The voltage waveform appearing at the output of differentiator 16 indicates the occurrence of low amplitude peaks 28 relative to high amplitude peaks 30 and comparatively lengthy baseline sections 32 separating some of the low amplitude peaks. These characteristics of the differentiator output waveform will be understood from a momentary consideration of the nature of the signal supplied by read head 12. First, it will be appreciated that comparatively long baseline secions may also be present in the read signal supplied from the magnetic read head as indicated by their presence in the differentiated read signal. Further, the input signal is amplitude attentuated in regions of high packing or transition density on the storage medium as a result of interpulse interference, that is, interference between adjacent read pulses relating to respective transitions. Now, although the read signal is amplitude attentuated in regions of high transition density, it will be recognized that the slope of the read signal from peak to peak is also greater in these regions because of the close spacing of the transitions, and therefore high amplitude peaks appear in the differentiator output waveform in regions of high transition density while low amplitude peaks occur in regions of low transition density. Thus, in the differentiated waveform relating to the circuit of FIG. 1, low amplitude peaks 28 and high amplitude peaks 30 correspond to read pulses of comparatively low and high transition density regions respectively. Such amplitude variations and the presence of long baseline sections, whether occurring in the read head signal or the derivative thereof can impair accurate and reliable detection of the recorded data, particularly where the gate generation channel operates on an amplitude threshold detection basis. More specifically, errors can occur as a result of amplitude attentuation whereby pulses representative of actual data may fail to be detected. Errors can also occur, particularly in the long baseline sections, as a result of noise distortion appearing therein whereby spurious non-data pulses may erroneously be interpreted as representative of data. This will be comprehended more fully from a reading of the following paragraph.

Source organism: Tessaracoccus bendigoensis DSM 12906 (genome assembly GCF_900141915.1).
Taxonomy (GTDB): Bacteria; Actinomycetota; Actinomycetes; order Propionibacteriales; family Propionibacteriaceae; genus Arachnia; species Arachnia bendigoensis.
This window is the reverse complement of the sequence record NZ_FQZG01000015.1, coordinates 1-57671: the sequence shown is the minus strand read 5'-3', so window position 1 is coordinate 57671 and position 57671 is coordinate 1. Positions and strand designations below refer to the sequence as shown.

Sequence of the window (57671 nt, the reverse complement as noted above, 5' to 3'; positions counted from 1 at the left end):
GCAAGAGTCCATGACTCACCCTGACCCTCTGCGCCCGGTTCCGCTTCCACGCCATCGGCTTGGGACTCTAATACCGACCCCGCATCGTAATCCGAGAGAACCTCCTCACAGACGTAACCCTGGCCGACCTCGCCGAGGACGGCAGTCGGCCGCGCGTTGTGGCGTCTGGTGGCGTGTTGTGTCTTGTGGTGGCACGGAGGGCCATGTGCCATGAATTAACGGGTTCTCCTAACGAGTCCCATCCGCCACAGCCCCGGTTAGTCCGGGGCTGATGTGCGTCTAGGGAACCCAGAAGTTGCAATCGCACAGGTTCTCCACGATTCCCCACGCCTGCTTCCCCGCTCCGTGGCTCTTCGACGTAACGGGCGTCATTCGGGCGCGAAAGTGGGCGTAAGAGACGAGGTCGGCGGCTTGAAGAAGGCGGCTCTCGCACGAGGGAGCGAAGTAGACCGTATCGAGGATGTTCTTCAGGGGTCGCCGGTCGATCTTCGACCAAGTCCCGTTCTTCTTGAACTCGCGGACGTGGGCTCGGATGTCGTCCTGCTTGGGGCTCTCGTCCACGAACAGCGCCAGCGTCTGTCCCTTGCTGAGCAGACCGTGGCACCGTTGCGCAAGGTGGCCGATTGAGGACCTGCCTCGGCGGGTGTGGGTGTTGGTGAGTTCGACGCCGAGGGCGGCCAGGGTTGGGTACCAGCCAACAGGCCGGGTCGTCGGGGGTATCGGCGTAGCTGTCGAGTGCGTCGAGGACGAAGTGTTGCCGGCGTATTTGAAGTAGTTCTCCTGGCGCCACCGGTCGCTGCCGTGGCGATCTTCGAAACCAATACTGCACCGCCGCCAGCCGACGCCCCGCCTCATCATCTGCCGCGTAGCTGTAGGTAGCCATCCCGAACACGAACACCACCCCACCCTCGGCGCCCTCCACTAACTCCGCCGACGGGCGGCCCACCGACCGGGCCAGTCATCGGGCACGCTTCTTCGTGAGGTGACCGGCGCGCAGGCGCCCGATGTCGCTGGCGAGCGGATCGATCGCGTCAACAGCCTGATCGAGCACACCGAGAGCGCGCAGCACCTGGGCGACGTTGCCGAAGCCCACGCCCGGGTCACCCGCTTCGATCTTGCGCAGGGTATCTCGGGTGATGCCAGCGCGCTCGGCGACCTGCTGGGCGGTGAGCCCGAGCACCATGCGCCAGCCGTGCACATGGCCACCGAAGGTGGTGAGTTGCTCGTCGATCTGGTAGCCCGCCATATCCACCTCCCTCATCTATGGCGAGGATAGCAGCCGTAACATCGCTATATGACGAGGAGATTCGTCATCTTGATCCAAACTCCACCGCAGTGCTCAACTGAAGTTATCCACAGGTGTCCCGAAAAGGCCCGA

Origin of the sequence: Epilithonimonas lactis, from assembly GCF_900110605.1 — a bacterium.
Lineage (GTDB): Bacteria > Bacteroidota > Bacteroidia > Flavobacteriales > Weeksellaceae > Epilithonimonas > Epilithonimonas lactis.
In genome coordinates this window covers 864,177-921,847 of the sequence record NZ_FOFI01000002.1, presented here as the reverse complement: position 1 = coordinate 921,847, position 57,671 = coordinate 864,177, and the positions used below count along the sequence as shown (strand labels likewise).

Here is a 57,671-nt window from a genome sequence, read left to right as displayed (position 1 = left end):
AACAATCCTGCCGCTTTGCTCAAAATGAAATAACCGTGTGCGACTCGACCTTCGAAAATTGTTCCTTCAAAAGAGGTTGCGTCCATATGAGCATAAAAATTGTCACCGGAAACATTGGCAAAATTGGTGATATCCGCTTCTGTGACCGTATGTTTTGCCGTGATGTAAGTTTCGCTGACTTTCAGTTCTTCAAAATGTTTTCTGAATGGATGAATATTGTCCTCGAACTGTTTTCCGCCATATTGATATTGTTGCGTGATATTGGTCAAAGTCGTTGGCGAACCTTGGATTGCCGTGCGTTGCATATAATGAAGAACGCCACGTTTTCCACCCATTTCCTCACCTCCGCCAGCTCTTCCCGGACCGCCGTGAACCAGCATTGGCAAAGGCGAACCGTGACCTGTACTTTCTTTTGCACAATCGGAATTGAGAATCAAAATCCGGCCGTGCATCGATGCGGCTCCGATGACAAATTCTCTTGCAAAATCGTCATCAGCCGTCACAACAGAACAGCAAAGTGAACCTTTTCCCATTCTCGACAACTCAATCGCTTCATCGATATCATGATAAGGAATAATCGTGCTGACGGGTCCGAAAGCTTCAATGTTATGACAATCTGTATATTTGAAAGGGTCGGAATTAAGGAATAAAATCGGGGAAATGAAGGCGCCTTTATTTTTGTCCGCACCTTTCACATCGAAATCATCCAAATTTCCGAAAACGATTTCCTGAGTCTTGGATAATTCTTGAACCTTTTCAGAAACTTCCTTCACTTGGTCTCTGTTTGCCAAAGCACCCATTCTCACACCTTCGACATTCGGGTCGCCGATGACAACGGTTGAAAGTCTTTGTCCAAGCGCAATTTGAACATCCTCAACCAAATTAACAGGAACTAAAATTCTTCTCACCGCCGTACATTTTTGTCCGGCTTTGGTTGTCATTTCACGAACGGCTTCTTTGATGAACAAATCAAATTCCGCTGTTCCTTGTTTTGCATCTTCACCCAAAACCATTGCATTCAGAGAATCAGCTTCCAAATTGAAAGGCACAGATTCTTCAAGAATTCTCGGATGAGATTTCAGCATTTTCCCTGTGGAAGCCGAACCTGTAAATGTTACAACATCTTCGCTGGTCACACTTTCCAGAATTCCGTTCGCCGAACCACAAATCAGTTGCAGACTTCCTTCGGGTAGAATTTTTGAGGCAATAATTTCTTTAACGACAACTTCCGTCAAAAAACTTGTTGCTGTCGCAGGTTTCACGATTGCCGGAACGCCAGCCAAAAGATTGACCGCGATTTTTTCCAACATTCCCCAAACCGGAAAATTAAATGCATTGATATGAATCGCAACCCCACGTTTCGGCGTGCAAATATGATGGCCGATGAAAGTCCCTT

Referring to the differentiated waveform associated with FIG. 1, it is seen that the low amplitude peaks 28 are typically about fifty percent of the high amplitude peaks 30 and that the amplitude of the baseline section may be as much as twenty percent of the low amplitude peaks although it is usually substantially lower. It would appear therefore that a gate generator using a simple amplitude threshold detection technique with a threshold level set at about 35 percent of the high amplitude peak would be satisfactory for detecting data pulses and suppressing spurious non-data pulses. As a practical matter, however, it has been found that both the high and low amplitude peaks may intermittently be reduced by as much as 50 percent from the indicated levels as a result of noise arising from defects in the storage media combining with other noise normally present in the circuit. This can cause the low amplitude peaks to be reduced in amplitude to only about 25 percent of the normal high amplitude peak value and thus not be detected by a threshold set at 35 percent thereof. This failure to detect a data representative peak is referred to as drop-out error. On the other hand, if the threshold level is reduced to 25 percent of the normal high peak amplitude or slightly lower to avoid drop-out error, a storage media defect may spuriously increase the baseline noise level to the extent that it exceeds the reduced threshold causing error as a result of falsely interpreting noise as representative of data. This is referred to as drop-in error. As is known in the art, an automatic gain control circuit can be used in either the circuit of FIG. 1 or the above described modification thereof and connected therein prior to the input of the peak detection and gate generation channels either at the output of the differentiator or the output of the linear amplifier and filter to alleviate somewhat the problem of drop-in and drop-out errors. An automatic gain control circuit serves, however, to maintain the read signal at constant peak amplitude only with respect to slow rate variations thereof such as result from changes in the speed if the storage medium relative to the read head. Hence, changes in signal amplitude occurring at the instantaneous frequency of the read signal are not compensated by automatic gain control.